Mozilla Push Server now supports topics

In Firefox 44, Mozilla added Web Push capability to the browser. This gives websites the ability to notify users when something important needs to be communicated. For example, you may have a web app that wants to notify users when they receive a WebRTC call, or when a new discussion is initiated in a group chat. Or with a message service, you may want to notify users when they have new messages available.

Dan Callahan covered the details of adding WebPush to your Web Apps in an article on Hacks early this year. You can also get more documentation on the Push API from MDN or take a look at the ServiceWorker Cookbook for examples of how to use Web Push as well as many other service worker scenarios.

While Web Push has many benefits, it does come with some drawbacks. For example, if you notify an offline user of unread messages, when they come back to the browser later, the user may be inundated with many notifications at once.

notifications-notopic

This can be mitigated a bit on certain operating systems, but a better way is now available. The Mozilla Push Service now offers the capability to provide topics for notification messages. This means that any user agent subscribed to the application will only be provided with the last message in a topic when it returns from an offline state. The Push Service replaces all previous push messages with the same topic and only displays the most recent one. In the example referenced above, all the unread messages are grouped into one topic, and when an offline user opens the browser they only get one message from the topic, which is the last one received.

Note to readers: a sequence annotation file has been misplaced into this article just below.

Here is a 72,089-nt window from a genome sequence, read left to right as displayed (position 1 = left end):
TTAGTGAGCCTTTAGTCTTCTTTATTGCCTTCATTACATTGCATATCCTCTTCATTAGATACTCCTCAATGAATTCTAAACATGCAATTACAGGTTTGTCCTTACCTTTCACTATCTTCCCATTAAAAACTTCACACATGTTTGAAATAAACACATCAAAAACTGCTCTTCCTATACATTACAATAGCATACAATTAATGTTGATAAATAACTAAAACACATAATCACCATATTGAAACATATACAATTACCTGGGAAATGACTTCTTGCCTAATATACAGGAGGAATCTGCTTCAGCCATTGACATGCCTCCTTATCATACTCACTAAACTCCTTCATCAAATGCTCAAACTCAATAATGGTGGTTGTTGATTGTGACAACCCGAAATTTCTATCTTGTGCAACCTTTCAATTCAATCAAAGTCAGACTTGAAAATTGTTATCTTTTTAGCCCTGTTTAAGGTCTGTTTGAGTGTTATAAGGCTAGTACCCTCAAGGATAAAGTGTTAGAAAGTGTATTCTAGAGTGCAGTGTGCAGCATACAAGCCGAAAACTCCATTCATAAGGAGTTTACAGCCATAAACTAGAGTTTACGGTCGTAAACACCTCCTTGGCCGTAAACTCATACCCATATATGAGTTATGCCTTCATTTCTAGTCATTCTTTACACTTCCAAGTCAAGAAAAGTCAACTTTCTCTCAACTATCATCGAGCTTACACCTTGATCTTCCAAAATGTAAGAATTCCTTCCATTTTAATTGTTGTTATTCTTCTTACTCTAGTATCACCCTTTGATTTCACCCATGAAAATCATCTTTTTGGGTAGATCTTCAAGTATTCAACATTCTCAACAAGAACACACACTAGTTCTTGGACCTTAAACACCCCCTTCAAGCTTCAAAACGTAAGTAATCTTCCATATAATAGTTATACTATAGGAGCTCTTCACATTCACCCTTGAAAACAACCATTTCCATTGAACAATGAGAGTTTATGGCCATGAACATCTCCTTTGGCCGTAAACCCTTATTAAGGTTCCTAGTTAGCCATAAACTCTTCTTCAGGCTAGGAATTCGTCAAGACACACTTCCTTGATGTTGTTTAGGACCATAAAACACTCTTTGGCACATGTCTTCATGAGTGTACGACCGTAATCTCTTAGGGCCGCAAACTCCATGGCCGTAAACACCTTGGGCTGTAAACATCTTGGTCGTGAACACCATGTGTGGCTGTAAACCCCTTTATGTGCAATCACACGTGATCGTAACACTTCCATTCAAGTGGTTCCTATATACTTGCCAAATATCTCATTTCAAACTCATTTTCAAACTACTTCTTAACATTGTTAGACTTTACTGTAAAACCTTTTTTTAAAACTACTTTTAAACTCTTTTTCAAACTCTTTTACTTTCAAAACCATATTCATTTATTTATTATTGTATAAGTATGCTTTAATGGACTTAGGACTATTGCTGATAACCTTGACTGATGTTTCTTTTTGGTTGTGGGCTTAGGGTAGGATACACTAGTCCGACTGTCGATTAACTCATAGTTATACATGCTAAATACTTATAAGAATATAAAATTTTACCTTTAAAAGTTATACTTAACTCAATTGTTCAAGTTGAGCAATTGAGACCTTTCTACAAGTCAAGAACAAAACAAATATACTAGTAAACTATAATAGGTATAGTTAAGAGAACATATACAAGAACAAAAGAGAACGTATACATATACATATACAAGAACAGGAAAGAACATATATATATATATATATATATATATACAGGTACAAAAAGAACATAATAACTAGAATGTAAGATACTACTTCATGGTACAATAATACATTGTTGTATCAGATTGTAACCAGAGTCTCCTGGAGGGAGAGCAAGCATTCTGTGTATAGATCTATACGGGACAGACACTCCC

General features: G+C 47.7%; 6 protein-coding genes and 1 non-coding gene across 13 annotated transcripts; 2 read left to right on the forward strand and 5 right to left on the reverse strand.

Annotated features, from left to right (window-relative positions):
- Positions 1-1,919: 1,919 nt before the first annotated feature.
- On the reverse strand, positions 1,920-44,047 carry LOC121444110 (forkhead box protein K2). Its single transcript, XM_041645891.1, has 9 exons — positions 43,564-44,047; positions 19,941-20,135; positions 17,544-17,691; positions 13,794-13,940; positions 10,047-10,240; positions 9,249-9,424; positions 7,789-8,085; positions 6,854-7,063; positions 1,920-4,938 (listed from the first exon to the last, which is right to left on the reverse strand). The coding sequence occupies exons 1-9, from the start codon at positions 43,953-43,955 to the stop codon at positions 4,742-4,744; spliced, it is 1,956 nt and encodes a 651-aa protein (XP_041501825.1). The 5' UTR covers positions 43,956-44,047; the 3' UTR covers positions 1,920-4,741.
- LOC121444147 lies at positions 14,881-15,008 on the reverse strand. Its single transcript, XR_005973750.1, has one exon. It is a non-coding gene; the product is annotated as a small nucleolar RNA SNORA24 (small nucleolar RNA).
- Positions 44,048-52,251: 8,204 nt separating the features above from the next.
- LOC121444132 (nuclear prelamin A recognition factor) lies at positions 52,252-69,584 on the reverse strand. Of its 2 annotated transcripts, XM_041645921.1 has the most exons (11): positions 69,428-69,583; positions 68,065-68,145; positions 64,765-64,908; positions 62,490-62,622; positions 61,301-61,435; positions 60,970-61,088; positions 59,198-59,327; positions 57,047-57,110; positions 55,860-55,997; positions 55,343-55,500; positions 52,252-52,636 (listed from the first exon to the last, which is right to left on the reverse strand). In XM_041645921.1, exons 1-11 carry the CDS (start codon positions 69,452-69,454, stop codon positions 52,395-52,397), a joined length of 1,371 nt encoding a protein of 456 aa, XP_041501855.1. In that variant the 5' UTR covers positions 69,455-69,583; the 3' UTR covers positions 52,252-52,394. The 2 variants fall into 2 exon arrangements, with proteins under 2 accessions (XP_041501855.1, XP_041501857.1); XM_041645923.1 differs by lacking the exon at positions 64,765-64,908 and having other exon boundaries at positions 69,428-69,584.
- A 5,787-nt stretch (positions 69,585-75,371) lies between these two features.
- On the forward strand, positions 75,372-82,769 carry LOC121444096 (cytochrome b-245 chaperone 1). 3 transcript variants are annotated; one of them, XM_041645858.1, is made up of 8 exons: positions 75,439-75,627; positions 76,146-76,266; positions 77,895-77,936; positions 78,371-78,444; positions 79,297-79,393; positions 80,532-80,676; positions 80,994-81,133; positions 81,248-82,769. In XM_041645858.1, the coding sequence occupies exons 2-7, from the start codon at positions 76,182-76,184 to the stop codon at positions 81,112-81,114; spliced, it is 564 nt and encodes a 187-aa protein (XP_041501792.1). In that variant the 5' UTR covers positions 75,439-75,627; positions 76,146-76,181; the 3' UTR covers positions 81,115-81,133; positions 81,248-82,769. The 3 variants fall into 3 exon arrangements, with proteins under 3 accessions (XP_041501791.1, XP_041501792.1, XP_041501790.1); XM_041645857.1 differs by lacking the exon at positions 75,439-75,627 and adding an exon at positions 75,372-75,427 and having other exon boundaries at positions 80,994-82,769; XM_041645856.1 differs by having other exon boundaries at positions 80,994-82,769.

notifications-bytopic

As this is a change to the WebPush specification, to get this to work you will need to modify the server code that actually pushes the messages to the Push Service. Essentially, you must add a header named “Topic” to the push message. Take a look at my test example for topics on github for a simple example. You can see how the header is added in the pusher/main.py file with the following code:

pywebpush.WebPusher(sub_info).send(
    args.msg,
    headers={"topic": topic},
    ttl=args.ttl,
)

If you are using Marco Castelluccio’s NodeJS web-push library, you can add the header in the following way:

webPush.sendNotification(req.body.endpoint, {
         TTL: req.body.ttl,
         payload: req.body.payload,
         userPublicKey: req.body.key,
         userAuth: req.body.authSecret,
         headers: {
             topic: topic
         }
       })

View full post on Mozilla Hacks – the Web developer blog

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